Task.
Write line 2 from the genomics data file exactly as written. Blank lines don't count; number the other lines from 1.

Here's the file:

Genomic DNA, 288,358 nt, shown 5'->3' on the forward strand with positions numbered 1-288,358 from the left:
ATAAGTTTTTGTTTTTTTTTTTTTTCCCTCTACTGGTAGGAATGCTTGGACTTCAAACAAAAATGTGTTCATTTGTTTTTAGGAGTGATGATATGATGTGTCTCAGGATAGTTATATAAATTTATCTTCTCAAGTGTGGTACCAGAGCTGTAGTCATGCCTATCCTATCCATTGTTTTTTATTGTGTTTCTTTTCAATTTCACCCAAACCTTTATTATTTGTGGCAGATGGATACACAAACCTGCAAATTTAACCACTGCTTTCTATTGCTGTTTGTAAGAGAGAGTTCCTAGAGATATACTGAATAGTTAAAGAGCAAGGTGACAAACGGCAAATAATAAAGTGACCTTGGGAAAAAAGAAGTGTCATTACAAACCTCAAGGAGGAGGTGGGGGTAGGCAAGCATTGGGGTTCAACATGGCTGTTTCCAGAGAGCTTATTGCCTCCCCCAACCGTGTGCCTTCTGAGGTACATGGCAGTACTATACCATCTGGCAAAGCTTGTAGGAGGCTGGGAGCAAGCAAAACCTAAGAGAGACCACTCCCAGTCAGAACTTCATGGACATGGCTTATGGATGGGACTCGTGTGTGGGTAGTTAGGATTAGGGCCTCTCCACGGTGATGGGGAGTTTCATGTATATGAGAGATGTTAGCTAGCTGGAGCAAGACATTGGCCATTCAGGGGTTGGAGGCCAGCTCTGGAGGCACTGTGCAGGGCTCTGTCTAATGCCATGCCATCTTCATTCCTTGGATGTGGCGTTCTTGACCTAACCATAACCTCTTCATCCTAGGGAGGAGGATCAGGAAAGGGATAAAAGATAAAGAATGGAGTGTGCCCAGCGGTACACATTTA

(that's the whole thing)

ATAAGTTTTTGTTTTTTTTTTTTTTCCCTCTACTGGTAGGAATGCTTGGACTTCAAACAAAAATGTGTTCATTTGTTTTTAGGAGTGATGATATGATGTGTCTCAGGATAGTTATATAAATTTATCTTCTCAAGTGTGGTACCAGAGCTGTAGTCATGCCTATCCTATCCATTGTTTTTTATTGTGTTTCTTTTCAATTTCACCCAAACCTTTATTATTTGTGGCAGATGGATACACAAACCTGCAAATTTAACCACTGCTTTCTATTGCTGTTTGTAAGAGAGAGTTCCTAGAGATATACTGAATAGTTAAAGAGCAAGGTGACAAACGGCAAATAATAAAGTGACCTTGGGAAAAAAGAAGTGTCATTACAAACCTCAAGGAGGAGGTGGGGGTAGGCAAGCATTGGGGTTCAACATGGCTGTTTCCAGAGAGCTTATTGCCTCCCCCAACCGTGTGCCTTCTGAGGTACATGGCAGTACTATACCATCTGGCAAAGCTTGTAGGAGGCTGGGAGCAAGCAAAACCTAAGAGAGACCACTCCCAGTCAGAACTTCATGGACATGGCTTATGGATGGGACTCGTGTGTGGGTAGTTAGGATTAGGGCCTCTCCACGGTGATGGGGAGTTTCATGTATATGAGAGATGTTAGCTAGCTGGAGCAAGACATTGGCCATTCAGGGGTTGGAGGCCAGCTCTGGAGGCACTGTGCAGGGCTCTGTCTAATGCCATGCCATCTTCATTCCTTGGATGTGGCGTTCTTGACCTAACCATAACCTCTTCATCCTAGGGAGGAGGATCAGGAAAGGGATAAAAGATAAAGAATGGAGTGTGCCCAGCGGTACACATTTA